In South Asia, which regional traits encourage local entrepreneurship? While multiple studies have considered this question in advanced economies, especially for the manufacturing sector, there has been very little empirical evidence for developing countries like India. While India has historically had low entrepreneurship rates, this weakness is improving and will be an important stepping stone to further development. In this paper, the authors explore the spatial determinants of local entrepreneurship in India for both manufacturing and services. At the district level, their strongest evidence points to the roles that local education levels and physical infrastructure quality play in promoting entry. They also find evidence that strict labor regulations discourage formal sector entry, and better household banking environments encourage entry in the unorganized sector. The paper then evaluates how incumbent industrial structures of cities shape the type of entrants that emerge in local areas. Startups are more frequent for a city in industries that share common labor needs or have customer-supplier relationships with the city's incumbent businesses. This is among the first studies to quantify the spatial determinants of entrepreneurship in India. Moreover, it moves beyond manufacturing to consider services, which are very important for India's economic growth. Read More

Historical Trajectories and Corporate Competences in Wind Energy

Analyzing developments in the wind turbine business over more than a century, Geoffrey Jones and Loubna Bouamane argue that public policy has been a key variable in the spread of wind energy since the 1980s, but that public policy was more of a problem than a facilitator in the earlier history of the industry. Geography has mattered to some extent, also: Both in the United States and Denmark, the existence of rural areas not supplied by electricity provided the initial stimulus to entrepreneurs and innovators. Building firm-level capabilities has been essential in an industry which has been both technically difficult and vulnerable to policy shifts. Read More

Protecting against the Pirates of Bollywood

Hollywood's earnings in India have largely been disappointing. Professor Lakshmi Iyer believes the problem has more to do with intellectual pirates than the cinematic kind. Open for comment; 13 Comments posted.

Immigrant Innovators: Job Stealers or Job Creators?

The H-1B visa program, which enables US employers to hire highly skilled foreign workers for three years, is "a lightning rod for a very heated debate," says Harvard Business School professor William Kerr. His latest research addresses the question of whether the program is good for innovation, and whether it impacts jobs for Americans. Closed for comment; 37 Comments posted.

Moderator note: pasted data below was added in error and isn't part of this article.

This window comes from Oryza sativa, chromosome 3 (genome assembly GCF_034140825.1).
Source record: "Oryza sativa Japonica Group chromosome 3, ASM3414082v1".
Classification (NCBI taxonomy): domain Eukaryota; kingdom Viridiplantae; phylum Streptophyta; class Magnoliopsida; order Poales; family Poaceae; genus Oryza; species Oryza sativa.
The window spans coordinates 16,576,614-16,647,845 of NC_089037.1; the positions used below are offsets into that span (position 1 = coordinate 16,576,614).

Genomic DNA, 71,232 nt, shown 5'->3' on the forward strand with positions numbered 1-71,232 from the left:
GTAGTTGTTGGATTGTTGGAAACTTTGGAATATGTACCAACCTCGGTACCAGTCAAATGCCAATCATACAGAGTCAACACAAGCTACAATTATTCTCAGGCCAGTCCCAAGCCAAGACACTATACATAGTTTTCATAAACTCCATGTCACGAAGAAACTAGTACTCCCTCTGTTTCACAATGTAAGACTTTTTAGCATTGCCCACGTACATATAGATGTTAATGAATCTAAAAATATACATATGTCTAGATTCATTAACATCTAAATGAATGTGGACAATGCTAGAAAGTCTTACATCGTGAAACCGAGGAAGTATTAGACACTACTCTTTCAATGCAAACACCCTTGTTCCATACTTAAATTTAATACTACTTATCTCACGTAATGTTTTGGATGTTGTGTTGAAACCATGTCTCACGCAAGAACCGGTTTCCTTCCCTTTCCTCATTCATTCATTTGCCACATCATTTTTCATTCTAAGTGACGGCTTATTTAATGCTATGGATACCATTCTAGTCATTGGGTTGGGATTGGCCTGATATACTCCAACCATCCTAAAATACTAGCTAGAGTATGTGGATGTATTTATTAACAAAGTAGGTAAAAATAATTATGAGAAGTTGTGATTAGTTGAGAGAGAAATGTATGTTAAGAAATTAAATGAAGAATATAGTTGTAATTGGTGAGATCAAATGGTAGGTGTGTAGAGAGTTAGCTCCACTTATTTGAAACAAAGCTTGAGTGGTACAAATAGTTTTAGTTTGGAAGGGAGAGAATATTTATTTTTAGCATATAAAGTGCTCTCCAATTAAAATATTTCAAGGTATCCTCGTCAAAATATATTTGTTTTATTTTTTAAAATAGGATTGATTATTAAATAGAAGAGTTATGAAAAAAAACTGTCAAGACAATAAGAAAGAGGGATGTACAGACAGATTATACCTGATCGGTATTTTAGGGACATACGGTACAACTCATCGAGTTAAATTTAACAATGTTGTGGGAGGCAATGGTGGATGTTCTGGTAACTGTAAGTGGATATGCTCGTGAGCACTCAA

How ‘Political Voice’ Empowers the Powerless

Women in India often are targets of verbal abuse, discrimination, and violent crimes—crimes that are underreported. Fortunately, an increase in female political representation seems to be giving female crime victims a voice in the criminal justice system, according to new research by Harvard Business School professor Lakshmi Iyer and colleagues. Closed for comment; 4 Comments posted.

Big BRICs, Weak Foundations: The Beginning of Public Elementary Education in Brazil, Russia, India, and China, 1880-1930

In deducing why some nations are more developed than others, it makes sense to look at their educational systems. While comparative studies on the subject focus either on developed nations or on differences between developed and developing economies, this paper hones in four of the largest developing nations at the turn of the twentieth century: Brazil, Russia, India, and China (BRIC). Research was conducted by Aldo Musacchio of Harvard Business School, Laktika Chaundhary of Scripps College, Steven Nafziger of Williams College, and Se Yan of Peking University. Read More

The Power of Political Voice: Women’s Political Representation and Crime in India

Protecting the rights of disadvantaged citizens remains a challenge in both developing and developed countries. These individuals often are targets of verbal abuse, discrimination, and violent crime. Using evidence from India, this paper shows that political representation of disadvantaged groups is an important means of giving them a voice in the criminal justice system. Research was conducted by Lakshmi Iyer of Harvard Business School, Anandi Mani of the University of Warwick, and Prachi Mishra and Petia Topalova of the International Monetary Fund. Read More

Terror at the Taj

Under terrorist attack, employees of the Taj Mahal Palace and Tower bravely stayed at their posts to help guests. A new multimedia case by Harvard Business School professor Rohit Deshpandé looks at the hotel's customer-centered culture and value system. Closed for comment; 0 Comments posted.

Using What We Know: Turning Organizational Knowledge into Team Performance